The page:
Sunday 14 May 2017

CBSE Class 12 - Computer Science - C++ - Constructors and Destructors (Q and A) (#cbseNotes)

C++ - Constructors and Destructors

CBSE Class 12 - Computer Science - Questions and Answers

CBSE Class 12 - Computer Science - C++ - Constructors and Destructors (Q and A) (#cbseNotes)

Q1: What is a constructor? How it is different from other member functions?

Answer: A constructor is a special member function that must be defined with the same name as the class and it is used to initialize the data members of the class. Constructor is invoked automatically when an object of a class is created. Constructors unlike other functions cannot return values, so they cannot specify a return type (not even void ).Generally, constructors are declared public.

Q2: Name the types of constructors.

Answer: Types of constructors:
Default Constructor (No argument constructor)
Parameterized Constructor (Overloaded Constructor)
Copy Constructor

Q3: What do you understand by Default constructor? What is its role?

Answer: A default constructor accepts no parameters.
Default constructors are significant in the following situations:

When no constructor is defined in the class, compiler provides the default constructor as an inline public member of its class. But it will not initialize members.

② When an array of objects is declared, the default constructor is used to initialize all the elements.

Q4: What is a parameterized constructor?

Answer: A constructor that accepts parameters for its invocation is known as parameterized Constructors, also called as Regular Constructors. There may be many definitions of the parameterized constructor depending upon the type and number of parameters passed to the constructor and so it is also called overloaded constructor.

e.g. class student {
 char name[20];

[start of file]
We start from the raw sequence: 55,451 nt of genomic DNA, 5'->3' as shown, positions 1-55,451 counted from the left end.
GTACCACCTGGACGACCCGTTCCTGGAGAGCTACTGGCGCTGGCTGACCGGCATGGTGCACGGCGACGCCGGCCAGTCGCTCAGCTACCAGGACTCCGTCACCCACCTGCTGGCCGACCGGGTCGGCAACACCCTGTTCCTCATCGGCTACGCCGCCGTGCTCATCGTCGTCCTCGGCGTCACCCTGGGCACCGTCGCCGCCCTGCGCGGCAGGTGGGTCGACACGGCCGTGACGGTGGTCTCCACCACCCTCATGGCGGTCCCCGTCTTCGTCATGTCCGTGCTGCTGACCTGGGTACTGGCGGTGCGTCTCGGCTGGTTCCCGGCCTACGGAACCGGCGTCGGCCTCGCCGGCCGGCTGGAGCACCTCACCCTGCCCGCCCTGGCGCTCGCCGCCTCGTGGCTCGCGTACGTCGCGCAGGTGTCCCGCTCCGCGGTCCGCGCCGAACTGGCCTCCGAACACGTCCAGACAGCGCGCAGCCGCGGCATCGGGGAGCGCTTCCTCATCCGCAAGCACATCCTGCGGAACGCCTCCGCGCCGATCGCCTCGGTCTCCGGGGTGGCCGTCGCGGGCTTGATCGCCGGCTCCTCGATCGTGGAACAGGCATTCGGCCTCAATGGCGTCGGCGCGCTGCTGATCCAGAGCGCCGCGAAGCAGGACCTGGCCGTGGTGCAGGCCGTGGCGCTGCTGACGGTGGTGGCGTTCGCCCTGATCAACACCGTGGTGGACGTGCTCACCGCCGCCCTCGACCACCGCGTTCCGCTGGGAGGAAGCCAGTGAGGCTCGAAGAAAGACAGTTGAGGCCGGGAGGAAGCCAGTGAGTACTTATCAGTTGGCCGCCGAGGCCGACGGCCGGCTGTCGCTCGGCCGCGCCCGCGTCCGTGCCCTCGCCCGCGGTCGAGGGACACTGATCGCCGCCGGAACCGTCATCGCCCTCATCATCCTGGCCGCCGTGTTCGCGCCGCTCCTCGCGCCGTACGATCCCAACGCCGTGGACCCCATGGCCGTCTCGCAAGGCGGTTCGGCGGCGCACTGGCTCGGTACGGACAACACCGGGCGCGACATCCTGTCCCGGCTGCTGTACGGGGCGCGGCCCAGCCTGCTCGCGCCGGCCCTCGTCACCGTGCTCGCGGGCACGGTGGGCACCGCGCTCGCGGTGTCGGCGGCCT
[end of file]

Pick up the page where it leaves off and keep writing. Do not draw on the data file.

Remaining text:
int rollmo;

  student(char* sname, int rnum );
  int getrollno();

Here constructor student(char* sname, int rnum ); is a  parameterized constructor.

Q5: What is a destructor? When it is called?

Answer: A destructor is also a member function whose name is the same as the class name but is preceded by tilde(“~”).It is automatically by the compiler when an object is destroyed.

Destructors are usually used to deallocate memory and do other cleanup for a class object and its class members when the object is destroyed.

A destructor is called for a class object when that object passes out of scope or is explicitly deleted.

Q6: Study the following c++ snippet and answer the following questions:

class TEST
 int Regno,Max,Min,Score;
  TEST( ) // function 1

  TEST (int Pregno,int Pscore) // function 2
  Regno = Pregno ;Max=100;Max=100;Min=40;Score=Pscore;

  ~ TEST ( )   // function 3
   cout<<”TEST Over”<<endl;

(a) Name the function 1
(b) Name the function 2
(c) Name the function 3

(a) Default Constructor
(b) Parameterized Constructor
(c) Destructor

Q7: Do constructors and destructors have any return type? Can these be declared as void function functions?

Answer: Constructors and destructors do not have return type, not even void nor can they return values.

Q8: Can we use references or pointers to constructors and destructor?

Answer: No because their addresses cannot be taken.

Q9: What is a copy constructor? Give an example.

Answer: A copy constructor is a special constructor in the C++ programming language used to create a new object as a copy of an existing object.

A copy constructor is used to create new object with the similar values of existing object. A copy constructor is invoked when one object is defined and initialized with another object of the same class.

For Example:

  class Test { 
 int i, j;
  Test(int a, int b) // constructor

 Test (Test & obj) //copy constructor
  cout <<”\n Copy constructor working \n”;
 void print (void)
  cout <<i<< j<< ”\n”;

Q10: Why must the argument in the copy constructor be passed by reference?

Answer: The argument to a copy constructor is passed by reference. If an argument is passed by value, a copy of its will be constructed. But the copy constructor is creating a copy of the object for itself, thus ,it calls itself and goes into an infinite loop. Again the called copy constructor requires another copy so again it is called. In fact it calls itself again and again until the compiler runs out of the memory.Thus in the copy constructor, the argument must be passed by reference.

Q11: What are the different scenarios that may result in a call to a copy constructor?

Answer: When an object is returned by value
When an object is passed (to a function) by value as an argument
When an object is thrown or caught in an exception.
When an object is placed in a brace-enclosed initializer list (object declaration or through function arguments)

Q12: What is implicit copy constructor?

Answer: If a class doesn't have a copy constructor, C++ creates a default copy constructor (also called implicit copy constructor) for it. The default copy constructor does the member wise assignment.

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